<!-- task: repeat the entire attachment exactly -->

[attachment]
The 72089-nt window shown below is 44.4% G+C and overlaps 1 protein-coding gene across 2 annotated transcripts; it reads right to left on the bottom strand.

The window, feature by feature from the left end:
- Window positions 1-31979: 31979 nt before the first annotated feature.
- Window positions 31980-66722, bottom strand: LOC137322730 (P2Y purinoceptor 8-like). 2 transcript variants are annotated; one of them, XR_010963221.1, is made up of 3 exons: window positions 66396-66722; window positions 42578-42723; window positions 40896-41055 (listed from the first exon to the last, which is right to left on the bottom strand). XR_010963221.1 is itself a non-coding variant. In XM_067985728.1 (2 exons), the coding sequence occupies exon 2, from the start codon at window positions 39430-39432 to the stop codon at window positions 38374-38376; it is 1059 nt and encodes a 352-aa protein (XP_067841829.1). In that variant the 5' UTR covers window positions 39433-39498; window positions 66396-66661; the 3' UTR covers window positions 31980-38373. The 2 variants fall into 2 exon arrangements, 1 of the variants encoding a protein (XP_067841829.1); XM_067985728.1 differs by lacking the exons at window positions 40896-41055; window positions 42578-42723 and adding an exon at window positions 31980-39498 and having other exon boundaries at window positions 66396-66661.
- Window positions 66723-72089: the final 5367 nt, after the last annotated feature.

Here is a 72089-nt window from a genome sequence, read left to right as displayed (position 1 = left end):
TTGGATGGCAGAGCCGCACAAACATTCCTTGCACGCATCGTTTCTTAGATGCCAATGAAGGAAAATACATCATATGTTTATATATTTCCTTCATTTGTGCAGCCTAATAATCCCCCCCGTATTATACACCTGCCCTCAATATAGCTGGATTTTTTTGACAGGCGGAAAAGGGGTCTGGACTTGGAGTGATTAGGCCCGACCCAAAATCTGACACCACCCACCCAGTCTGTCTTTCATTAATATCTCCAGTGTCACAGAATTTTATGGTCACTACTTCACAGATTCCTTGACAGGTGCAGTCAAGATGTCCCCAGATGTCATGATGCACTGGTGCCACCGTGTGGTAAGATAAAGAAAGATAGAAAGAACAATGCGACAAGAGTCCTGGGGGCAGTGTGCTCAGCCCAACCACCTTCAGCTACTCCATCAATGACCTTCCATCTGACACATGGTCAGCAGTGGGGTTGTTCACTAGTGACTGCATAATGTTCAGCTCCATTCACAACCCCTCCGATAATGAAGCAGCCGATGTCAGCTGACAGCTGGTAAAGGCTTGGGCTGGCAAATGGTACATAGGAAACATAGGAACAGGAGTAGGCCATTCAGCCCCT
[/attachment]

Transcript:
The 72089-nt window shown below is 44.4% G+C and overlaps 1 protein-coding gene across 2 annotated transcripts; it reads right to left on the bottom strand.

The window, feature by feature from the left end:
- Window positions 1-31979: 31979 nt before the first annotated feature.
- Window positions 31980-66722, bottom strand: LOC137322730 (P2Y purinoceptor 8-like). 2 transcript variants are annotated; one of them, XR_010963221.1, is made up of 3 exons: window positions 66396-66722; window positions 42578-42723; window positions 40896-41055 (listed from the first exon to the last, which is right to left on the bottom strand). XR_010963221.1 is itself a non-coding variant. In XM_067985728.1 (2 exons), the coding sequence occupies exon 2, from the start codon at window positions 39430-39432 to the stop codon at window positions 38374-38376; it is 1059 nt and encodes a 352-aa protein (XP_067841829.1). In that variant the 5' UTR covers window positions 39433-39498; window positions 66396-66661; the 3' UTR covers window positions 31980-38373. The 2 variants fall into 2 exon arrangements, 1 of the variants encoding a protein (XP_067841829.1); XM_067985728.1 differs by lacking the exons at window positions 40896-41055; window positions 42578-42723 and adding an exon at window positions 31980-39498 and having other exon boundaries at window positions 66396-66661.
- Window positions 66723-72089: the final 5367 nt, after the last annotated feature.

Here is a 72089-nt window from a genome sequence, read left to right as displayed (position 1 = left end):
TTGGATGGCAGAGCCGCACAAACATTCCTTGCACGCATCGTTTCTTAGATGCCAATGAAGGAAAATACATCATATGTTTATATATTTCCTTCATTTGTGCAGCCTAATAATCCCCCCCGTATTATACACCTGCCCTCAATATAGCTGGATTTTTTTGACAGGCGGAAAAGGGGTCTGGACTTGGAGTGATTAGGCCCGACCCAAAATCTGACACCACCCACCCAGTCTGTCTTTCATTAATATCTCCAGTGTCACAGAATTTTATGGTCACTACTTCACAGATTCCTTGACAGGTGCAGTCAAGATGTCCCCAGATGTCATGATGCACTGGTGCCACCGTGTGGTAAGATAAAGAAAGATAGAAAGAACAATGCGACAAGAGTCCTGGGGGCAGTGTGCTCAGCCCAACCACCTTCAGCTACTCCATCAATGACCTTCCATCTGACACATGGTCAGCAGTGGGGTTGTTCACTAGTGACTGCATAATGTTCAGCTCCATTCACAACCCCTCCGATAATGAAGCAGCCGATGTCAGCTGACAGCTGGTAAAGGCTTGGGCTGGCAAATGGTACATAGGAAACATAGGAACAGGAGTAGGCCATTCAGCCCCT